Rubenstein: Carlyle ‘still bullish’ on Asia

Carlyle co-CEO David Rubenstein is optimistic about investment opportunities in the region despite slowing GDP growth, as the firm raises Asia and Japan-focused buyout funds.

Although Asian markets are growing at slower rates than just a couple years ago, David Rubenstein, the Carlyle Group’s co-chief executive officer, said the firm remains committed to Asia. 

“We’re still bullish on Asia and China,” Rubenstein said at the Dow Jones Private Equity Analyst conference in New York Thursday.

Carlyle is raising its fourth Asia buyout fund targeting $3.5 billion and in July this year reportedly launched its latest Japan-focused buyout vehicle with a target of JPY 100 billion (€769 million; $1.02 billion), according to PEI’s Research & Analytics division. 

Rubenstein acknowledged that emerging markets are growing at slower rates than they used to but he underscored the fact that emerging markets continue to outpace US growth.

“We would love to have 6 percent growth here,” he said, referring to China’s slowing annual GDP growth which has come down from 10 percent and by some estimates could eventually go as low as 6 percent.

GDP growth in China is slowing as the country re-orients from an export-led economy to one based on domestic consumption. 

The value of private equity deals in China has remained flat year-on-year, with about $9 billion invested during the first half of 2013, according to figures from PricewaterhouseCoopers. The volume of exits in China was down to 62 during the first half of 2013 from 115 during the same period the year before.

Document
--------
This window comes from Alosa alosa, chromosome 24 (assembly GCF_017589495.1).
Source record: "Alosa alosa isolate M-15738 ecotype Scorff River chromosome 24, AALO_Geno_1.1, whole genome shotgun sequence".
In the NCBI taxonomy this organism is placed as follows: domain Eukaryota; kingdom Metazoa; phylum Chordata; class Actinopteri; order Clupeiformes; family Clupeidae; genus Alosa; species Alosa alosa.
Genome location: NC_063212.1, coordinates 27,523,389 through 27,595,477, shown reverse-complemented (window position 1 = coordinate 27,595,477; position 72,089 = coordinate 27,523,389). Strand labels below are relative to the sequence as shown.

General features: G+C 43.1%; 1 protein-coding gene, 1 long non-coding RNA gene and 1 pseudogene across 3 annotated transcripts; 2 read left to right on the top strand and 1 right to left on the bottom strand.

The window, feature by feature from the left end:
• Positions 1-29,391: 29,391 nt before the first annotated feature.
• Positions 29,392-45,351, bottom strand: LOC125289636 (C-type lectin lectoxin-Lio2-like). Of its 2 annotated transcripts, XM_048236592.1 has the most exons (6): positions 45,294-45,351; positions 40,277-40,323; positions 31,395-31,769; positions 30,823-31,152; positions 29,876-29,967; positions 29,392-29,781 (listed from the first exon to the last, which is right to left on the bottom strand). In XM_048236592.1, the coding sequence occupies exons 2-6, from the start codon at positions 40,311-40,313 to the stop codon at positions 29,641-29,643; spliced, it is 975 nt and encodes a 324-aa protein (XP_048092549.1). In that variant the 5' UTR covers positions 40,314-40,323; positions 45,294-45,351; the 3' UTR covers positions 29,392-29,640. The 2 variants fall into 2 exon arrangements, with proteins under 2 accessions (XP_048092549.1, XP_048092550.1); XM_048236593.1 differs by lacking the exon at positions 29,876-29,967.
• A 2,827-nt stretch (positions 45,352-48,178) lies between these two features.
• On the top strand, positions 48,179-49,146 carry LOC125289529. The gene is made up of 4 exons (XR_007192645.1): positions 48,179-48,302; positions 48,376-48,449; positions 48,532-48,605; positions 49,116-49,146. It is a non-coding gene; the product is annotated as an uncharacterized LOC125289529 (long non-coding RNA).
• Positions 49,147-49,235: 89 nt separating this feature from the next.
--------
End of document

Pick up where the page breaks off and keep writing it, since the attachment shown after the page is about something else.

However, John Zhao, co-founder and chief executive of Beijing-focused Hony Capital, recently told Private Equity International he remains optimistic about the country’s big and broad trends, despite the negative macro headlines.
A “great age of consumption” is coming, he said, with China’s household spending set to increase by $5 trillion over the next decade. China’s service industry is opening up, while an “environmental revolution” is also creating investment opportunities.

Part of Rubenstein’s confidence in Asian markets comes from personal meetings in Beijing with government officials who value the role of private equity more than politicians in the US, he said. He added, however, that the US remains the most attractive overall region for private equity investing.

Turning to Japan, Rubenstein said: “Japan is more complicated, though growth is better than it was. It’s not like it’s a tiny little economy.” However, he noted issues such as the country’s aging population – the average age in the Japan is 45.